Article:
Difficult conversations about ‘behaviour’ seem to be a recurring theme in the work place.
Humans are masters at rationalisation. Good reasons are often given for behaviours even when they become destructive.
Imagine you are in a tense team meeting trying to defend your position on a big project and start to feel yourself losing ground. What might you notice about yourself? You find your voice getting louder. You talk over one of your colleagues and correct their point of view. They push back, that is where you go into overdrive trying hard to convince everyone you’re right. In neurochemical terms, your brain has been hijacked!
In situations of high stress, fear or distrust, the hormone and neurotransmitter cortisol floods the brain. Executive functions that help us with advanced thought processes like strategy, trust building, and compassion shut down and the amygdala, our instinctive brain, takes over.
The body makes a chemical choice about how best to protect itself — in this case from the shame and loss of power associated with being wrong — and as a result is unable to regulate its emotions or handle the gaps between expectations and reality. So we default to one of four responses: fight (keep arguing the point), flight (revert to, and hide behind, group consensus), freeze (disengage from the argument by shutting up) or appease (make nice with your adversary by simply agreeing with him).
The late Judith E Glaser, CEO of Benchmark Communications and the chairman of The Creating WE Institute spoke about the danger of becoming someone hooked into ‘an addiction to being right’.
In the example above, when you argue and win, your brain floods with different hormones: adrenaline and dopamine, which makes you feel good, dominant, even invincible. It’s a feeling many of us would want to replicate. The next time we are in a tense situation, we fight again. We get ‘addicted to being right’.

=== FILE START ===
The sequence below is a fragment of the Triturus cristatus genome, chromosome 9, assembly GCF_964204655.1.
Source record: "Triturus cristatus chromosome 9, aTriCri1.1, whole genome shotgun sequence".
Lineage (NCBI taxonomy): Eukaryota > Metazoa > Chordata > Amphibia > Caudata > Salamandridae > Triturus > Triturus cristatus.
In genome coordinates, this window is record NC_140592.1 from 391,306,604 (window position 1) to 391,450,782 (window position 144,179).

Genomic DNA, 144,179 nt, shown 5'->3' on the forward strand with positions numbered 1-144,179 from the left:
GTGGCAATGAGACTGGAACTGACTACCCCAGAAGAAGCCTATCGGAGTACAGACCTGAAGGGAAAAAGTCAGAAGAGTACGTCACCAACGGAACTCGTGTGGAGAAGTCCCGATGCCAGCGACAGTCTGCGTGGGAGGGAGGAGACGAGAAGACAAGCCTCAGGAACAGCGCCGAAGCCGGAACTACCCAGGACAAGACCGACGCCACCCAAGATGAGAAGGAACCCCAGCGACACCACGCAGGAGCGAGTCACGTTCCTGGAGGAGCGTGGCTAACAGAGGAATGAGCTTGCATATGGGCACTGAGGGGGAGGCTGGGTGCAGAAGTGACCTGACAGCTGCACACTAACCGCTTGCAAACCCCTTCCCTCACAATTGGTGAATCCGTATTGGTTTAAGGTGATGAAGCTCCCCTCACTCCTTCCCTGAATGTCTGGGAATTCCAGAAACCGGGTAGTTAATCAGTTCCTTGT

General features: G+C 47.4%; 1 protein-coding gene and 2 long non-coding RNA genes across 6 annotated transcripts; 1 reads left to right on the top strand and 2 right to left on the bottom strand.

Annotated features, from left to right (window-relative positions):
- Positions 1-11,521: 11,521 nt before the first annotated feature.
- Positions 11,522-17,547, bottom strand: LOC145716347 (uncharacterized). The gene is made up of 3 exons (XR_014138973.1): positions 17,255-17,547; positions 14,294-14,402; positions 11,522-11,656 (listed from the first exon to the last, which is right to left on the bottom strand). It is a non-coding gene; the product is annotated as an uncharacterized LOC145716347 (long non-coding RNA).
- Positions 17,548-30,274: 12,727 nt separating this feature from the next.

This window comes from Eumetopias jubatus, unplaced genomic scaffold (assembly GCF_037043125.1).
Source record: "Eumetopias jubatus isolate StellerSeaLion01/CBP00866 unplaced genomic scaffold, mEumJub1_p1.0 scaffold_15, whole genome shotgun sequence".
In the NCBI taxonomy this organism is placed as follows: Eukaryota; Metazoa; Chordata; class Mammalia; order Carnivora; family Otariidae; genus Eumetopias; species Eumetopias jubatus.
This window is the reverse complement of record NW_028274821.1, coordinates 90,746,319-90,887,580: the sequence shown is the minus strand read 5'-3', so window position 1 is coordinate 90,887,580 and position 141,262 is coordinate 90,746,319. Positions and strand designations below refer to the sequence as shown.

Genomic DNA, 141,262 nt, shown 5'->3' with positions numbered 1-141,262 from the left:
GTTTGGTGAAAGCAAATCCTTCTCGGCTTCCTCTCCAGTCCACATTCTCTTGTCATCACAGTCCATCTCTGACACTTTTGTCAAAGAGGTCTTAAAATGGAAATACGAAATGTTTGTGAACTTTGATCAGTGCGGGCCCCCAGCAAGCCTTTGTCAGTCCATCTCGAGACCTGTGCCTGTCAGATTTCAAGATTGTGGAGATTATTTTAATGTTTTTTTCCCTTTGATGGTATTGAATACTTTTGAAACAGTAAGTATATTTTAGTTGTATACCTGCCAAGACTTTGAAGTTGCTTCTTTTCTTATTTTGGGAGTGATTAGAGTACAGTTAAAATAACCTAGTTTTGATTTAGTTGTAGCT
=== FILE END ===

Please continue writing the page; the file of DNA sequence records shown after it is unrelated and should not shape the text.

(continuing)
Many leaders suffer from this addiction. They are extremely good at fighting for their point of view (which is indeed often right) yet they are completely unaware of the dampening impact that behaviour has on the people around them. If one person is getting high off his or her dominance, others at the same time are being drummed into submission.
In “Who’s in Charge? Free Will and the Science of the Brain” (Ecco, 2011), neuroscientist Michael Gazzaniga says we get stuck in our automatic thought-processing and fool ourselves into thinking we’re right. He believes a crack in the force field that protects a person’s sense of reality is needed before they will actively explore, examine, and change strongly held beliefs and behaviour.
Marcia Reynolds believes it requires the coach to reflect the holes in logic and ask questions that reveal the fears, needs, and desires that keep the client’s constructs in place. Only then in their moment of uncertainty can a breakthrough in behavioural thinking occur.
The foundation to coaching conversations leading to transformational learning is Presence.
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